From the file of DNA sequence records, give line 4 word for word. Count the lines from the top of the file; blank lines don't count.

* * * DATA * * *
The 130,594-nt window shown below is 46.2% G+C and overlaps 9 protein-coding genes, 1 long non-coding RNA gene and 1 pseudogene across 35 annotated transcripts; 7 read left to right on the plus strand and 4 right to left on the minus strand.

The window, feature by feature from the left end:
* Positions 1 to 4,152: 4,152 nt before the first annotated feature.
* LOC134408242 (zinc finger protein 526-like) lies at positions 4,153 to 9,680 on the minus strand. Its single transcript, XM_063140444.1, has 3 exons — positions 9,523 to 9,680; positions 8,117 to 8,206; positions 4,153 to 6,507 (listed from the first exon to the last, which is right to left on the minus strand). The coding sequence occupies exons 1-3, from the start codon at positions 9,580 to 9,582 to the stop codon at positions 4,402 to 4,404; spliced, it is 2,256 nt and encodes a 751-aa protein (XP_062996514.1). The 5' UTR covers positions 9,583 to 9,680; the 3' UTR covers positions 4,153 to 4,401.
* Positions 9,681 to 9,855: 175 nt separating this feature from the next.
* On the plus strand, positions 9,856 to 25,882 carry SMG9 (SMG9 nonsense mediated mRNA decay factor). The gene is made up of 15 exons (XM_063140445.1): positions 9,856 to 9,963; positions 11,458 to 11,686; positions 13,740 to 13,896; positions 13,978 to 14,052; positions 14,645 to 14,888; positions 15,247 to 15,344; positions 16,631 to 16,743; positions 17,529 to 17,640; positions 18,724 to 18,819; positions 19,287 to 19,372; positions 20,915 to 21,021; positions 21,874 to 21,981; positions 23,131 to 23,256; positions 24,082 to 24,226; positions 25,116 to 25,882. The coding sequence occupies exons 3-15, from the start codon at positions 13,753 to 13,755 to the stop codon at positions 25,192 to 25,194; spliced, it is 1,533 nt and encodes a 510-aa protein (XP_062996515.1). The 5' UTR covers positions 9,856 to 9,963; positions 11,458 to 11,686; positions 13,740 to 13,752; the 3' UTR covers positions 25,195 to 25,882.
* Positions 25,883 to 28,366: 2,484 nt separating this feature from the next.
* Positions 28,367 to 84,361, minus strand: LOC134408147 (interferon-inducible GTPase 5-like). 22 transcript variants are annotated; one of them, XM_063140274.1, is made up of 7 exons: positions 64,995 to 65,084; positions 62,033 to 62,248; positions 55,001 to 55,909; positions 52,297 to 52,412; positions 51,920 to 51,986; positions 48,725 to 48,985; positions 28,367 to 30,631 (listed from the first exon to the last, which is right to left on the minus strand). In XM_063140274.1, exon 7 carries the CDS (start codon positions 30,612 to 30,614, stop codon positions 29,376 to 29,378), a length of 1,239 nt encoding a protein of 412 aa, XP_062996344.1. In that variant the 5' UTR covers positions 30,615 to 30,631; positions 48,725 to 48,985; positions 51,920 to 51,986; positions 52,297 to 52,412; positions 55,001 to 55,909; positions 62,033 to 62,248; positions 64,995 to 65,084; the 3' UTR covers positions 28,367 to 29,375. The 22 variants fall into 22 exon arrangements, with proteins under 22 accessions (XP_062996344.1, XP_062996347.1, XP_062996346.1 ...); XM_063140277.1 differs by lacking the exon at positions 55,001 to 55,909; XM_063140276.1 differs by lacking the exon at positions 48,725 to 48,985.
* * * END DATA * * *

* LOC134408242 (zinc finger protein 526-like) lies at positions 4,153 to 9,680 on the minus strand. Its single transcript, XM_063140444.1, has 3 exons — positions 9,523 to 9,680; positions 8,117 to 8,206; positions 4,153 to 6,507 (listed from the first exon to the last, which is right to left on the minus strand). The coding sequence occupies exons 1-3, from the start codon at positions 9,580 to 9,582 to the stop codon at positions 4,402 to 4,404; spliced, it is 2,256 nt and encodes a 751-aa protein (XP_062996514.1). The 5' UTR covers positions 9,583 to 9,680; the 3' UTR covers positions 4,153 to 4,401.